Writing The Short Film – Week One

Another semester at USC begins, and this time I will be teaching a group of twelve graduate students about “Writing the Short Film.” Of course, writing short scripts is really an introduction to scene and sequence writing, the building blocks of all longer-form movies A holnap háborúja teljes film, TV, and new media.

I love this class.

The DOs and DON’Ts of making a short film

There are some essential things filmmakers need to know (or they find out the hard way) before they step onto that first set. These lessons tend to come with experience, but in a world of youtube filmmakers and Halálosabb iramban 9 teljes film, it’s better to list them out now to avoid painful mistakes later on during filmmaking.
It is only meant to help you aspiring Directors out there in building the relationships and experiences you need now to be successful later on.

DO Watch a lot of movies. The history of Free Guy teljes film magyarul is out there. And don’t just watch films – read books, go to museums. Inspiration can come from anywhere – a car show, who the hell knows? Go to bookstores and really listen to everyone around you. If you hire the right people, listen to them. There are great ideas from everyone. You get the greatest ideas from places you’d never expect.

DON’T Ever assume that what makes good news (i.e. true stories) translate into Oscar worthy short films Mátrix. While they sometimes do, more often than not reality is not really that exciting on as on screen “entertainment” (unless you are indeed an Oscar worthy documentary filmmaker in the making of course).

DO Read the script every day and make sure that there isn’t a piece of fat on the script. When you’re working on a lower budget, you can’t waste four hours on a scene that won’t make it in the final cut.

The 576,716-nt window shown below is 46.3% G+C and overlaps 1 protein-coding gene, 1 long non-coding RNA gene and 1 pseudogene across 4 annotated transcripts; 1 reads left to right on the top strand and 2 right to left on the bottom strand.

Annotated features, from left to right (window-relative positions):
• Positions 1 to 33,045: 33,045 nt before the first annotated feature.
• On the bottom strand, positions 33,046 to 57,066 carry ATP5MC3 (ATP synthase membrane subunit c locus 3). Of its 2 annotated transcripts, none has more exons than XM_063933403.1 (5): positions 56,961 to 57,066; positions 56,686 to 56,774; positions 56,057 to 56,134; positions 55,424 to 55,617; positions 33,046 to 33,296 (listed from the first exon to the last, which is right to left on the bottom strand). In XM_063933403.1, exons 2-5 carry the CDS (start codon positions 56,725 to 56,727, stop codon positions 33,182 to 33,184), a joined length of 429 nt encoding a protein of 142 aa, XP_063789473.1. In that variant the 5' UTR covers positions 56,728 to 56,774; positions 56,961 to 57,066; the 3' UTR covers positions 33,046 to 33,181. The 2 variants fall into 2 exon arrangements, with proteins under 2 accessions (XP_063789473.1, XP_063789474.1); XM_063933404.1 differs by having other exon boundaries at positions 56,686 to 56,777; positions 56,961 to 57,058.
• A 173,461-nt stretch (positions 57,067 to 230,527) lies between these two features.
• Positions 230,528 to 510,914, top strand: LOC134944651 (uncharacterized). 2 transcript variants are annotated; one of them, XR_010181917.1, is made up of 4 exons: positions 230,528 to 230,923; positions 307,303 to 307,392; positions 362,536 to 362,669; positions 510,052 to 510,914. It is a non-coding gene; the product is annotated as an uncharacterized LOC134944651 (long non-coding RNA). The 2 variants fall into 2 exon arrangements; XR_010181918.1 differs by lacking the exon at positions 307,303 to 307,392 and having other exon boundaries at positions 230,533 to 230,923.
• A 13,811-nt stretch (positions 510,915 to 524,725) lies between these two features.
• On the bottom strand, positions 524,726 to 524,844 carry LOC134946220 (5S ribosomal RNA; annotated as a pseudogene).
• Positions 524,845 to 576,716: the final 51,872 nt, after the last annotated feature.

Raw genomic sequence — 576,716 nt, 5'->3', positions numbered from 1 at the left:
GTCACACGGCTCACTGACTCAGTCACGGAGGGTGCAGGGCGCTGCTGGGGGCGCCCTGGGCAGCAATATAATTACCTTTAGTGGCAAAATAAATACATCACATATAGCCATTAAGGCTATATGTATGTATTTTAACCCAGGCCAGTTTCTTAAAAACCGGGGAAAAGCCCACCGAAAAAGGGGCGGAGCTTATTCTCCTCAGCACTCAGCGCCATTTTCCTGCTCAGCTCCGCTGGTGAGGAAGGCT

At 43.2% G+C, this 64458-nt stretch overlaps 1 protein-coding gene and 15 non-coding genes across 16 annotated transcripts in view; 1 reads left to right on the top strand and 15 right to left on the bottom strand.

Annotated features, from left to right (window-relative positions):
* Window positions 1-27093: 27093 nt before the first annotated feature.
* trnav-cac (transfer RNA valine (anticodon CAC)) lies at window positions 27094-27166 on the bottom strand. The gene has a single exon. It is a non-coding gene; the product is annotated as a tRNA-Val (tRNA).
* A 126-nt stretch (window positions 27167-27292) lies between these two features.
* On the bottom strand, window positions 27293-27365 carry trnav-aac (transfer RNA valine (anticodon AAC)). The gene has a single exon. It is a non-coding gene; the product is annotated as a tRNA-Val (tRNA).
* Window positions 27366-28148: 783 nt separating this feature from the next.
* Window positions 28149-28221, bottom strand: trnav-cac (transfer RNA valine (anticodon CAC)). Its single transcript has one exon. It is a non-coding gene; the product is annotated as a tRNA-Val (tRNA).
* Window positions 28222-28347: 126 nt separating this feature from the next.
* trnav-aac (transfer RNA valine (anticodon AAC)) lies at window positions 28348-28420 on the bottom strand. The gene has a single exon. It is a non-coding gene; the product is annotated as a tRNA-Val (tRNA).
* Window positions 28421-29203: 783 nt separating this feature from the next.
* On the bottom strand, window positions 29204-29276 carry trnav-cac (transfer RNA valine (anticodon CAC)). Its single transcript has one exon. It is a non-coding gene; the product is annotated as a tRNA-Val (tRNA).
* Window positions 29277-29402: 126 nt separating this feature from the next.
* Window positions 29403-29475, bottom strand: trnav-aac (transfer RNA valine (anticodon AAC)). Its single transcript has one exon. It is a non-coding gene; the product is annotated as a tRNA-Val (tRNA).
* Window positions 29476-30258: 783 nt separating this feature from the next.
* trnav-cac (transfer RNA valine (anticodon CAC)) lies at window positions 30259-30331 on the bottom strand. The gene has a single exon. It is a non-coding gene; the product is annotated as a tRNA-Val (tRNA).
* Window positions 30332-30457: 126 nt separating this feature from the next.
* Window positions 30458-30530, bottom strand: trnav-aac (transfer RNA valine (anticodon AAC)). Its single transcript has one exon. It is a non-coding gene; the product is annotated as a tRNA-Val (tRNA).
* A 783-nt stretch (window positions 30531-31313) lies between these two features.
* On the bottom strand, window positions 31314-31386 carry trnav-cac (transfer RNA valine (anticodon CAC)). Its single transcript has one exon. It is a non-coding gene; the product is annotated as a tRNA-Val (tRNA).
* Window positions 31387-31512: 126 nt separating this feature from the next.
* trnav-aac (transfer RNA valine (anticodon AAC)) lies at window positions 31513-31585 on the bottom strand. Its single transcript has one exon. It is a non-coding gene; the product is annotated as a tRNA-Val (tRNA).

DON’T Doubt the potential of your story and never doubt your ability to get it done.

DO Make sure that you’ve got a dedicated team and not people those who are hungry for wealth and fame. Chose not only talented people, check out that they’re passionate too.

DON’T Cast drama queens or time optimists. Or actors that suck. One bad actor can ruin your film Cry Macho teljes film magyarul. Much like one that is always late or a no-show can break your budget.

DO Keep in mind that the audience is smarter than you think they are. You don’t have to give all the exposition.The audience is smart. They read a lot, are smarter and know how to fill in the gaps.

DON’T make the crew wait on you to do something non-production related. Unless you’re 10-1 or it’s an emergency, you are also on the clock. Put away Farmville for a few minutes.

DO Get creative. Don’t be afraid to be different. Who said you can’t make a short film about the emotional life of daffodils? If you are going to go out there, go all the way.

DON’T Be afraid to take a risk. Take chances!

DO learn the production schedule. Or at the very least, look at the call sheet. Have an idea of the shooting order. Always keep a mini-sides or mini-schedule clipped or tucked somewhere on your person. This helps immensely.

DON’T Let your film go on and on and on and on…. Us the editor for editing. If hesitant about any part of your film, take it out and see what you think – less is almost always more when it comes to short films. However, if it stinks, only cutting it down to 00:00 will help you.

DO Pick good collaborators. While your best friend, who also happens to be unemployed, is dying to be your cinematographer – remember that skill and experience is everything in a filmmaking team, so choose your collaborators wisely.

DON’T Get caught up in repetition. Don’t make short films for stupid people, make it for people who are switched on enough to get your joke in one twist, don’t kill off your story and comedy or drama Kuponkirálynők with exposition and repetitious ****shit.